Effusive declarations that peace would turn Nepal into the Switzerland of Asia had the Hand (Foreign) ecstatic (briefly). Apparently the only thing stopping us from joining the exclusive club of the world?s most wealthy nations was mayhem, murder, and the chaos of war. Ain?t politics grand!
Despite being ludicrously puerile, the idea does have a certain pedigree. King Birendra?s once touted Zone of Peace initiative envisioned a strictly neutral Nepal with Switzerland as the role model. Possibly the only creative proposal to emerge from the palace in over two centuries, it was soon squelched by India, who never took any of this seriously nor considered granting official neutrality to a country so firmly in its orbit.
Nonetheless, the similarities between the two nations gave the concept an irresistible allure; landlocked, mountainous, multilingual, and beautiful beyond description, the idea had visionary Úlan that lent it fleeting credibility. After all, if Switzerland could thrive in the middle of Europe, why couldn?t Nepal prosper in the heart of Asia?
Prachanda?s recent gushing that the country he spent the last decade wrecking would soon be on par with Switzerland (ever notice how these big shots all end up sounding the same?) was impressive for its naivetÚ. Having already put paid to the Zone of Peace by instigating a bitter civil war for reasons that are still unclear, he now postulates Nepal will become a liberal, democratic, highly-developed international banking capital. Conceivably the first Maoist ideologue to propose such revisionism without getting shot, he expediently neglects to mention the main reason Switzerland is so rich: it never had a communist government.
I suspect being hemmed in by insurmountable mountains has contributed to the scanty knowledge of geography among many Nepalis. That got me thinking that Comrade Pundit, in his enthusiasm at finally being taken seriously, may have actually meant ?the next Poland? of Asia. Alas, I fear even Poland is beyond reach; if the comrades have their way the best Nepal could hope for is to become the next North Korea of South Asia.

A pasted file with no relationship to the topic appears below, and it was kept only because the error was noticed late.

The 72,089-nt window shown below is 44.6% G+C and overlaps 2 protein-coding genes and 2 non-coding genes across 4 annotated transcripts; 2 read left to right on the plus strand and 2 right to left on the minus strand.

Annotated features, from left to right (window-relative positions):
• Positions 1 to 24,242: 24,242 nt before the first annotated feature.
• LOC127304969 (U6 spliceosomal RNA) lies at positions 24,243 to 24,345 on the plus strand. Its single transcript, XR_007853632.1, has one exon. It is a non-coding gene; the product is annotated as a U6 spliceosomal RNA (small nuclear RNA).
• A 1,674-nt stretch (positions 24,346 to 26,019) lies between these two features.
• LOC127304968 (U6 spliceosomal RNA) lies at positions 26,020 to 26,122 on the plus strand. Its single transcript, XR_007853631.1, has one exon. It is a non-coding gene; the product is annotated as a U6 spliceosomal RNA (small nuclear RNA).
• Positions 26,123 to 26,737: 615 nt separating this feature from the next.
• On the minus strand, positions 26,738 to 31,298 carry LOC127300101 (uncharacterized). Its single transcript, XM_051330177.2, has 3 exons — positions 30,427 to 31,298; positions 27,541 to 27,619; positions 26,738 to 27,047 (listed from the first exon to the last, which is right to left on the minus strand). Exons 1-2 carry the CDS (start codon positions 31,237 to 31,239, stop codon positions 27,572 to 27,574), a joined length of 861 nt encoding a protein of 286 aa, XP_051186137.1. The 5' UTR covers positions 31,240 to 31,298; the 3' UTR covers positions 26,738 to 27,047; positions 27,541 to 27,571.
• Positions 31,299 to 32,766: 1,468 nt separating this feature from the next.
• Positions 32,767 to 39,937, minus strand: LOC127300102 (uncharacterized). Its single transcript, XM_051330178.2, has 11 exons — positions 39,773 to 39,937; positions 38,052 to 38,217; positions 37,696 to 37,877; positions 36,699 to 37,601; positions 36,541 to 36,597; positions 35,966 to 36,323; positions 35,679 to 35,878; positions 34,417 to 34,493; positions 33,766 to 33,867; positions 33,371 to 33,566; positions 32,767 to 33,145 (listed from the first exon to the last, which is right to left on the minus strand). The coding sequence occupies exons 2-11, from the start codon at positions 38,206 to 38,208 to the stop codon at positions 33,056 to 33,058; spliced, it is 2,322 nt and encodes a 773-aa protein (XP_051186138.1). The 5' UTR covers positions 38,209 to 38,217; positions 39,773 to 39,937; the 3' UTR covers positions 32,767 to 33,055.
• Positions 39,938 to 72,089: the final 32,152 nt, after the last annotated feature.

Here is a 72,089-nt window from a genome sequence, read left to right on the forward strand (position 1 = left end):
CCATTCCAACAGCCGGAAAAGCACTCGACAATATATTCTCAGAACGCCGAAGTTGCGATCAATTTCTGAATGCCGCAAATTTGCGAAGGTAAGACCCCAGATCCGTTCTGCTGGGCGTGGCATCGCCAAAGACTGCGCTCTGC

Talk is cheap, and hyperbole cheaper still; it is time to forget the crackpot delusions of kings and would-be kings and take bold action. Instead of trying to be ?like? Switzerland, why not pass a law that arbitrarily declares Nepal to be the 26th Canton and an integral part of the Swiss Confederation. If we immediately adopt their national anthem (since we need a new one anyway), allow duty free entry to all the cheese and chocolate they can ship, and recognise yodelling as a time-honoured custom of mountain people the world over, they might not object too much.
Free movement of population would see the burgeoning criminal/ political class of East Switzersthan drift west in search of richer pastures, where the ?mainland? Swiss would simply arrest and jail them the minute they stepped out of line.
Mainlanders coming here would soon build top-quality roads to their chalets dotting the hillsides, initiating a building boom that would boost the economy for years. If we hired a few of their famously efficient bureaucrats to run the Customs Department (watch government revenue increase dramatically) and police (watch crime decrease immediately) and banks (watch will-full defaulters fall over each other to pay back their loans) Nepal stands to benefit greatly. Hell, if we could rope in a few to run the political parties it would be a real bonus!
Naysayers will point to Pakistan, East and West, a union surely doomed to failure, but at least they managed to hang in there forty odd years before plunging into devastating civil war. Well, we?ve already had the horrible war, and it is highly unlikely East Switzersthanis would rebel against union with the world\'s richest country. West Switzerland, on the other hand, could get so fed up with us they secede unilaterally, but even if we only squeeze a few decades out of the deal, think of the progress we could make (and weep).